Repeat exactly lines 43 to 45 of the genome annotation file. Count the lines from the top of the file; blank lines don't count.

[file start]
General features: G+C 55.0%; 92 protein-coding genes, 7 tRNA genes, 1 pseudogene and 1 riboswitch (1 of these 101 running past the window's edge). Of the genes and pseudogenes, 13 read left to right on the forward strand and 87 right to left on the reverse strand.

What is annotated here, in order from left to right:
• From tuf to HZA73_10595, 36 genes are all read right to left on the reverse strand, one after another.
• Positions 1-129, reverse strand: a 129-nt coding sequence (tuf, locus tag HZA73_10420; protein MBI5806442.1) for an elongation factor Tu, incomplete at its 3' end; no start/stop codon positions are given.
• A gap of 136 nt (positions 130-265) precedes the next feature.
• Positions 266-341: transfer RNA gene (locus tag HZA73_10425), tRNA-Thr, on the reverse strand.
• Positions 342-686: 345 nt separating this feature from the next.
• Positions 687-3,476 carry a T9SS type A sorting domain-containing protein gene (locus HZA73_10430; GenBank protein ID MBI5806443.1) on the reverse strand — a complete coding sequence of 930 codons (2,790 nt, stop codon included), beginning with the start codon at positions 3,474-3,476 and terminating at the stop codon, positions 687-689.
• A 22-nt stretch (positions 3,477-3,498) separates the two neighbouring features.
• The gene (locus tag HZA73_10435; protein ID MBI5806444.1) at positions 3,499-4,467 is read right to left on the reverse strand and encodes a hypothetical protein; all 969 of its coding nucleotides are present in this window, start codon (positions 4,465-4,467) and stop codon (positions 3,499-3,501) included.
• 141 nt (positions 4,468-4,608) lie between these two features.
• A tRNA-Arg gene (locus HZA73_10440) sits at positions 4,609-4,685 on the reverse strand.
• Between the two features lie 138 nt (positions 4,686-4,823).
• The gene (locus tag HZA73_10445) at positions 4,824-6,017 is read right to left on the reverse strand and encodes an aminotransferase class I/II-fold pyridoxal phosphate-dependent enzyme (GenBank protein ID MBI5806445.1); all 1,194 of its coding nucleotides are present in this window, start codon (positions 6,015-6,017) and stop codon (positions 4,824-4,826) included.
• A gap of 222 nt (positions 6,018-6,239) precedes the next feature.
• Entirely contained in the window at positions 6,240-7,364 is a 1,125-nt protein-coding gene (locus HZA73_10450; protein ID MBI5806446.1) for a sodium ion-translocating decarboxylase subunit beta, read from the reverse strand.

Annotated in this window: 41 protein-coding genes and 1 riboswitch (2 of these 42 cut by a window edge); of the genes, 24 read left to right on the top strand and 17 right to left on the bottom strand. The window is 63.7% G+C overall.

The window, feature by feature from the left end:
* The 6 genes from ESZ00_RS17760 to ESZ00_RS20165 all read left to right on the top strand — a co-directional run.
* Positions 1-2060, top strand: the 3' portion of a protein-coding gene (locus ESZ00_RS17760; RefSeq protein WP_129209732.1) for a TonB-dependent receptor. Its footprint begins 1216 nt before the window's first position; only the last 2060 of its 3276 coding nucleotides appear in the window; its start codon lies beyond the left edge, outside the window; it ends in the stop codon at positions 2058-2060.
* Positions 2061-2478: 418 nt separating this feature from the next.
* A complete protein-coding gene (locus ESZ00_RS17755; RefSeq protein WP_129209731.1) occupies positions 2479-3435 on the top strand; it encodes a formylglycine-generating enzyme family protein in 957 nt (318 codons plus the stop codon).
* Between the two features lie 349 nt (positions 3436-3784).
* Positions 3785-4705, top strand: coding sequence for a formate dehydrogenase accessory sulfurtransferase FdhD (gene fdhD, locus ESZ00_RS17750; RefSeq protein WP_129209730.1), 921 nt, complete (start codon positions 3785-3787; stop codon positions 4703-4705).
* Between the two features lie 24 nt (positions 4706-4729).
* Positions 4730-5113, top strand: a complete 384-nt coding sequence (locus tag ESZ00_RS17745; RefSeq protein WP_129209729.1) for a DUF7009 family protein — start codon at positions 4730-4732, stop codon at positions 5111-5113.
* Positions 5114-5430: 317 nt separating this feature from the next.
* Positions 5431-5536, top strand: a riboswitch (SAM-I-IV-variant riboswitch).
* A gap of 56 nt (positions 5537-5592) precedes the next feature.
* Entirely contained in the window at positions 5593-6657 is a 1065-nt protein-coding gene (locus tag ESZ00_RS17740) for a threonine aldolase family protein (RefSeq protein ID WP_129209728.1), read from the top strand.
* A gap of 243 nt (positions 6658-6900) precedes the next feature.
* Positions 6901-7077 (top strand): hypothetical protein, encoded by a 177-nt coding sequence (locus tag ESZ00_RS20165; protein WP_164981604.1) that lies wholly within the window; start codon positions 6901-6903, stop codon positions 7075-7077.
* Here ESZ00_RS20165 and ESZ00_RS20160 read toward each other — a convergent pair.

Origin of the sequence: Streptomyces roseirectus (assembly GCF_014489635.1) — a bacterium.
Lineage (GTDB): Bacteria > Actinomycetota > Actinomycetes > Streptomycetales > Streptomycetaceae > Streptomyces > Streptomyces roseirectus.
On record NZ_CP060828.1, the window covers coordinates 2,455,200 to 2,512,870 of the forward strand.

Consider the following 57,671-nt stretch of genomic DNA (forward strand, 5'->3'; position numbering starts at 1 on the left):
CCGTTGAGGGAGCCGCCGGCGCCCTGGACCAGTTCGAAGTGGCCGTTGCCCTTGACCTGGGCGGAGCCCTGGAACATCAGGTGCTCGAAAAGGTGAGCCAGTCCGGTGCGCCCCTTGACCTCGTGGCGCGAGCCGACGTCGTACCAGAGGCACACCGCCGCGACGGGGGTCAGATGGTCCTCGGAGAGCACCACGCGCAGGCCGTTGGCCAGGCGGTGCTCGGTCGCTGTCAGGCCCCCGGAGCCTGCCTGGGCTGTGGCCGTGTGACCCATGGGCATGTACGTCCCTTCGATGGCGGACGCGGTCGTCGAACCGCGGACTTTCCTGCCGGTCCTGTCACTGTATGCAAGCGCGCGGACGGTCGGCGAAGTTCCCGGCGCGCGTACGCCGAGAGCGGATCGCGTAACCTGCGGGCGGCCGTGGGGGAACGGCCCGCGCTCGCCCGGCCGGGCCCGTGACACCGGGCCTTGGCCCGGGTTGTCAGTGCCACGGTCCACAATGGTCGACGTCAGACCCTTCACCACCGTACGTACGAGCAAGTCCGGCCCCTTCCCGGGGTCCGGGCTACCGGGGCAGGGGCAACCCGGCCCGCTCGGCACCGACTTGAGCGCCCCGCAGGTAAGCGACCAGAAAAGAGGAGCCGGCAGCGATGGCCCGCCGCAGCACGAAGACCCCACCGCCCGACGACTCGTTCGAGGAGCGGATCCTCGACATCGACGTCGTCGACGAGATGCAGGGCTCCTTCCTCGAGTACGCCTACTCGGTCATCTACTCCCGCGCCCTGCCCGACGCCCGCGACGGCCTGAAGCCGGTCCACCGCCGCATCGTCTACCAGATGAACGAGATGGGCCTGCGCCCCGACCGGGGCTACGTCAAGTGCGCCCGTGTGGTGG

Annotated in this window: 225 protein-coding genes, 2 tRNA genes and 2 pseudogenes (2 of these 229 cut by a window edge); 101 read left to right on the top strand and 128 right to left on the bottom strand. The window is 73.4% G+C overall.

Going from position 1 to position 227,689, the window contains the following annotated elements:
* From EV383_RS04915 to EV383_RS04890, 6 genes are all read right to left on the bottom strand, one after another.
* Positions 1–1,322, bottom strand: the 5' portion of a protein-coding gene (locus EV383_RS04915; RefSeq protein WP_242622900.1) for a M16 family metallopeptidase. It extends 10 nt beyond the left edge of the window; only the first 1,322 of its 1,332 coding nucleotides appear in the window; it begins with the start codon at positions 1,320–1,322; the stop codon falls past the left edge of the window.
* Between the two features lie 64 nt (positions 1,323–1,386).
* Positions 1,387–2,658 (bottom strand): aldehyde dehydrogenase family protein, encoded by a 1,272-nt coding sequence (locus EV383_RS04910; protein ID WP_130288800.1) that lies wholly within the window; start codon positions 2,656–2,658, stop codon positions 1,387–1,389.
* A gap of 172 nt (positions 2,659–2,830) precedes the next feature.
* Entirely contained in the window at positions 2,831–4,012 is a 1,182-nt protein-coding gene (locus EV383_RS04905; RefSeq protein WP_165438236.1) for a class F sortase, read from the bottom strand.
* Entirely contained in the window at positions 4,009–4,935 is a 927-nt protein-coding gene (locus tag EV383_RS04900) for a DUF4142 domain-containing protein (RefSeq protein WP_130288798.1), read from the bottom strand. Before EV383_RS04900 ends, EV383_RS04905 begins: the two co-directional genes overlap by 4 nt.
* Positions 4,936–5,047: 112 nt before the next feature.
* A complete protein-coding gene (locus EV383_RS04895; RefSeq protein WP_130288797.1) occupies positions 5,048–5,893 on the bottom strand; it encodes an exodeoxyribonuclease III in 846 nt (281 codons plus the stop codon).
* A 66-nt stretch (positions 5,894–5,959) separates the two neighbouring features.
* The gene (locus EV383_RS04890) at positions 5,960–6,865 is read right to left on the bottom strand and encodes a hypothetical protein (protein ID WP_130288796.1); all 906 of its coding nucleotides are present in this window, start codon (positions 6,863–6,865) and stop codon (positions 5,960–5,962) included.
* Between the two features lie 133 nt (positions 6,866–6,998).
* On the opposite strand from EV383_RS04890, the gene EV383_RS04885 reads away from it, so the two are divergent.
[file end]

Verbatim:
* Between the two features lie 64 nt (positions 1,323–1,386).
* Positions 1,387–2,658 (bottom strand): aldehyde dehydrogenase family protein, encoded by a 1,272-nt coding sequence (locus EV383_RS04910; protein ID WP_130288800.1) that lies wholly within the window; start codon positions 2,656–2,658, stop codon positions 1,387–1,389.
* A gap of 172 nt (positions 2,659–2,830) precedes the next feature.